2009 fbFund Winner Navify Helping Users Illustrate Wikipedia

As we continue our discussions with this year’s 2009 fbFund REV winners, we now turn to Navify, an online collaborative encyclopedia that complements Wikipedia articles with images, videos, and comments. We recently spoke with Alan Rutledge, Founder of Navify, on his vision of creating an online encyclopedia that the world can illustrate together.

Inside Facebook: Alan, what’s the problem that Navify addresses?

Alan Rutledge: Wikipedia is a vibrant community. What would Wikipedia look like with complementary media forms? I was fed up with going to a movie article on Wikipedia and not being able to watch the trailer. I’m a very visual person, and so whenever I went on Wikipedia to read up on a topic, there would be no pictures; and I had no idea how to visualize the concept. Basically, we’re adding a rich multimedia layer on top of Wikipedia so you don’t have to go to YouTube, for example, in addition to Wikipedia to get related videos.

You seem to have a lot of entrepreneurial experiences under your belt already. What were you doing before Navify?

I was raised in an entrepreneurial environment. My dad used to run the engineering school at Caltech. I began working at startups in high school. At Idealab, I worked on projects related to alternative energy, sterling engines, getting rid of Internet cables, robots, etc. Before doing consulting at BCG, I worked at Microsoft and a mobile photo sharing startup that was bought out by iLike.

Who’s on the Navify team?

I work with two other buddies. We’re a very tiny overworked team right now.

So, what’s your relationship with Wikipedia?

You can use Wikipedia with attribution. Answers.com is a $30 million company that builds content around specific questions. For each answer, it pulls content from Wikipedia. Similarly, with Navify, our platform is possible with YouTube and Flickr’s APIs. At the same time, we’re not trying to substitute Wikipedia; in fact, we drive traffic back to Wikipedia.

How do users interact with Navify right now?

Navify is currently divided into two partitions. The first partition is human edited and is pretty empty right now because we launched only several days ago. The second partition is algorithmic and will always be populated with content. Users can move content, videos for example, back and forth between the human-edited and algorithmic partitions. There’s more noise with the algorithmic one, but with the human-edited one, users are picking and organizing content in meaningful ways.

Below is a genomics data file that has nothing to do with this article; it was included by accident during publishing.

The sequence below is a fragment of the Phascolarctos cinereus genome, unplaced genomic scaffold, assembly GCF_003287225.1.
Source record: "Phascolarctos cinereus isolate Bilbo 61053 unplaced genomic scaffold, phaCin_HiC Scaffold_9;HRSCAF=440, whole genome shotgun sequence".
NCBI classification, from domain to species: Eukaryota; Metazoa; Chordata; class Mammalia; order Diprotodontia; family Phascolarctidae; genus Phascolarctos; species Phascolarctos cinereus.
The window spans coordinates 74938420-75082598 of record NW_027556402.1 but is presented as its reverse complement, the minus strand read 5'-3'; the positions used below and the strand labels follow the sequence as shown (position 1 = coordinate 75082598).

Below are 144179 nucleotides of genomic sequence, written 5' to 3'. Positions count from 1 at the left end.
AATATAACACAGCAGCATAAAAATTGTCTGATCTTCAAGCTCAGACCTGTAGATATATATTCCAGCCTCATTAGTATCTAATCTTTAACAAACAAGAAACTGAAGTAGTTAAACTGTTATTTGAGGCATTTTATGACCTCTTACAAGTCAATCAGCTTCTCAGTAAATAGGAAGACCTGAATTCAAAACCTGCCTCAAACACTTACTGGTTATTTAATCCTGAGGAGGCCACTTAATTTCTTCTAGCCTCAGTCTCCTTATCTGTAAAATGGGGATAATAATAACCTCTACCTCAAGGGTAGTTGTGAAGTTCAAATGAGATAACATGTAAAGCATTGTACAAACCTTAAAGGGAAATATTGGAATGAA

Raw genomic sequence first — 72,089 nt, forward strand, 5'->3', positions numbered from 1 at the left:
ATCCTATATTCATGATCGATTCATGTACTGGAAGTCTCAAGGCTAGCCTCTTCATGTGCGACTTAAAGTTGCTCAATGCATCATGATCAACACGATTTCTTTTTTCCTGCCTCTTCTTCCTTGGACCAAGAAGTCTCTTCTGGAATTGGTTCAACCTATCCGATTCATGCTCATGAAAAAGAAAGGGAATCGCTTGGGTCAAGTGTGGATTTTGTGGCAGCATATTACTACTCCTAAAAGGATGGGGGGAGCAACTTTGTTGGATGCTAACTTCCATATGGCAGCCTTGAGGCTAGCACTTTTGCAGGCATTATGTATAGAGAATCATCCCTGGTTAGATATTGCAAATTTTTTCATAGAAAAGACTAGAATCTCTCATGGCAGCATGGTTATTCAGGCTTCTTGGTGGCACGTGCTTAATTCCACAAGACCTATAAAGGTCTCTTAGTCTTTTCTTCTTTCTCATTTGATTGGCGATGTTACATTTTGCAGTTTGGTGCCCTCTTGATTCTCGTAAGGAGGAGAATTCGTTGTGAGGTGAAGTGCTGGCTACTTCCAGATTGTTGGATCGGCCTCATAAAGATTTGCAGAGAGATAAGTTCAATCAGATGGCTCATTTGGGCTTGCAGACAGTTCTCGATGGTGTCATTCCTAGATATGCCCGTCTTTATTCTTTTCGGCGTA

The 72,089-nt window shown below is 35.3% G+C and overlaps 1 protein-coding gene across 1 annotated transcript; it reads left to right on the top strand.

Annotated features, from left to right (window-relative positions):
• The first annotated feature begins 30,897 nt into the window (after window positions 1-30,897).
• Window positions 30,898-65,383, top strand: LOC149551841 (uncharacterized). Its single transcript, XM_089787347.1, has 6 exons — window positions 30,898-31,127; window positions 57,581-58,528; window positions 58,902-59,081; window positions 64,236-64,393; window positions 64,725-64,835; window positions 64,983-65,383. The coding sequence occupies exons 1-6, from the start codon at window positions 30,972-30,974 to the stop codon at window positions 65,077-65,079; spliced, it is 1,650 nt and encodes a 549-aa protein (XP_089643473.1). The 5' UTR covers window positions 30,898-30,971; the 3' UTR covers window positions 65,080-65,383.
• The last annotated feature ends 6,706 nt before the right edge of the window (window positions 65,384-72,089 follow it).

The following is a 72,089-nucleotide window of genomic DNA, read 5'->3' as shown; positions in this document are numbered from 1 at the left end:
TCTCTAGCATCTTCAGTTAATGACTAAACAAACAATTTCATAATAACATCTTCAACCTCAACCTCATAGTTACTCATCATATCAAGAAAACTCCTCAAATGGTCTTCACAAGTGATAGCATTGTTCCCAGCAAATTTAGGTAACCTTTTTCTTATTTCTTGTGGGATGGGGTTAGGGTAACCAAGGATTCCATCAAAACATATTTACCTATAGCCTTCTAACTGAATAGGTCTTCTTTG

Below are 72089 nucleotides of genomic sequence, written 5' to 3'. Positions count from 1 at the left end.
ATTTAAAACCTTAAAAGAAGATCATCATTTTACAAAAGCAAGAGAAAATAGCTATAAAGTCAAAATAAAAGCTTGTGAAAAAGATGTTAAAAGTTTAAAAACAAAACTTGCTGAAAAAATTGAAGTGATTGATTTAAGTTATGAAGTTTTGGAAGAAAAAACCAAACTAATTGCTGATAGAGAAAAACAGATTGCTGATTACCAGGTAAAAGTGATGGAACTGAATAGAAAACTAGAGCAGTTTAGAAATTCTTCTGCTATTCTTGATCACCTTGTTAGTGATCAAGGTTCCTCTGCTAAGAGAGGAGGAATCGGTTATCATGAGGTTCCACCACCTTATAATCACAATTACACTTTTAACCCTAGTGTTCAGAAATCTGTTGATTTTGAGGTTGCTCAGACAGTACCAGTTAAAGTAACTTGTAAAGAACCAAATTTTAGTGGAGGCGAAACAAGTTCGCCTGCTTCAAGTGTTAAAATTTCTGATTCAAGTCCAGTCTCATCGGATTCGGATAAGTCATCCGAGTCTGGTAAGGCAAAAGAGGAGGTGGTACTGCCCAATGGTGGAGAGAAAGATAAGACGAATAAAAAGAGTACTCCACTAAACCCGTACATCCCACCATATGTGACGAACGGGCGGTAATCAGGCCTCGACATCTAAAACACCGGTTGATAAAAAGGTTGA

Notice the Images and Videos tabs next to the Wikipedia article, as well as Comments to the right.

Richer media forms are a must in today’s Internet culture. Why hasn’t Wikipedia integrated them into its platform yet?

Wikipedia has a strict stance of neutrality. It’s hesitant to integrate with other sites because its community wants to remain neutral. But, in the last two years, most sites have opened their APIs, and the concept of the web as a platform has only begun to capture the public’s mind. Unlike Wikipedia, we plan to operate as a for-profit business. The key will be to find forms of monetization that are useful for end users – like how Google’s sponsored links are providing actual utility to users.

And, how are you leveraging the Facebook Platform on your own platform?

We already have Facebook Connect. In addition to images and videos, we’re building a vibrant reader community around topics of discussion by allowing Navify users to leave comments on articles (via Disqus), which Wikipedia doesn’t do. A Facebook integration comes in handy because your real identity is tied to your comments, which gives you incentive to leave higher quality comments; there are higher social costs to leaving meaningless comments. Contrast this to YouTube: its comment trail is like a bathroom wall. We also support OpenID and Twitter.